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WiFi is the best connection at my house for most things. I have it first in network preferences under service order.

However, I have a NAS connected over a local switch which I want to connect to via Ethernet.

The route is such that if I use WiFi, I reach the NAS via Powerline which dramatically slows the link.

When I disable WiFi I can connect to the NAS nice and quickly over Ethernet. If I do this, then all my other network connections go over Powerline and they are bad.

Question: How do I have both adapters enabled, prioritising WiFi, but utilising Ethernet for my NAS connection?

Note: I have tested and OSX does not find the local switch's Ethernet route with both adapters enabled and WiFi prioritised. It dumbly uses whatever is in the service order, whether it's Ethernet or WiFi. I had hoped it would choose the best route.

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It dumbly uses whatever is in the service order, whether it's Ethernet or WiFi. I had hoped it would choose the best route.

It doesn't "dumbly" do anything. It performs as expected; if priority is given to WiFi, it will direct all traffic over that connection. Keep in mind, macOS (out of the box) doesn't prioritize traffic as it's not a router/switch.

Question: How do I have both adapters enabled, prioritising WiFi, but utilising Ethernet for my NAS connection?

Put your NAS on a different subnet. You can do this with a different switch, with VLANs (if your switch supports it) or you can direct connect it. Just keep in mind if you want to share access to the NAS, you either need to have a multi-homed (multiple network adapters) on your NAS or you need a router between the networks (a layer 3 switch would be nice, but they're expensive)

  • Thanks for the answer. Sounds like there's no quick fix. Both my Mac and NAS are on an unmanaged dedicated switch, and my main WiFi router is on the end of the Powerline connection. As to "performing as expected", perhaps I'm a little ambitious. Yes I've set a priority, but I was hoping OSX could identify a faster connection and use it (across WAN and LAN separately). I'm no network engineer, however what you describe makes sense to me. It's just a little over engineered for my home LAN. Sad that my Powerline only delivers 1mbs (real world) compared to the switch 100mbs (also real world). – Mark Jan 6 '18 at 10:05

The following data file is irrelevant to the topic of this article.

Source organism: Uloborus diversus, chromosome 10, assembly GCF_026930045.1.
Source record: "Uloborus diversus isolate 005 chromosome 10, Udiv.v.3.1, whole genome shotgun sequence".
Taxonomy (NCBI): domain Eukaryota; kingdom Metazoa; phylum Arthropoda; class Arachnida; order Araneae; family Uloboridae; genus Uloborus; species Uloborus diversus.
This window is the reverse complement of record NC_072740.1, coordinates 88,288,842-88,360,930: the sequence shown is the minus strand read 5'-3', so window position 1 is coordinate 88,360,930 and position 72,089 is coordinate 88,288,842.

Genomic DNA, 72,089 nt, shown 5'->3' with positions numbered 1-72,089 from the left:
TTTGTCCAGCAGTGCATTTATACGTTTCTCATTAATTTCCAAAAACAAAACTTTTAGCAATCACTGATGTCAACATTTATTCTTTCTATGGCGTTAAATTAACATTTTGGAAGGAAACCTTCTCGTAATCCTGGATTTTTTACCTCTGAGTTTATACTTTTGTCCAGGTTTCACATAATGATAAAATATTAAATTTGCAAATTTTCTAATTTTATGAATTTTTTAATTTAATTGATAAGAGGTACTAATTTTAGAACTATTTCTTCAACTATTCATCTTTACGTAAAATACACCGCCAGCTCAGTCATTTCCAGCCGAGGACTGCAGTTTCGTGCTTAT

• At this point running a cable across my home seems the most practical. Although that's what I was trying to avoid with the Powerline. – Mark Jan 6 '18 at 10:10
  • I recommend biting the bullet and running the cable. I took a weekend and cabled my house (even the garage) and everyone comments on how stable everything is especially streaming services like Netflix. All my TV's are hard wired to the network so everything is fast and reliable. – Allan Jan 6 '18 at 11:55
  • As far as creating a network segment, you can get a Netgear managed switch (5 port) for under $50. Use that to create your different VLANs one for the "whole home" and the other for the NAS. Then plug you Mac into both and it will automatically select the route for NAS traffic based on it's IP. – Allan Jan 6 '18 at 12:01

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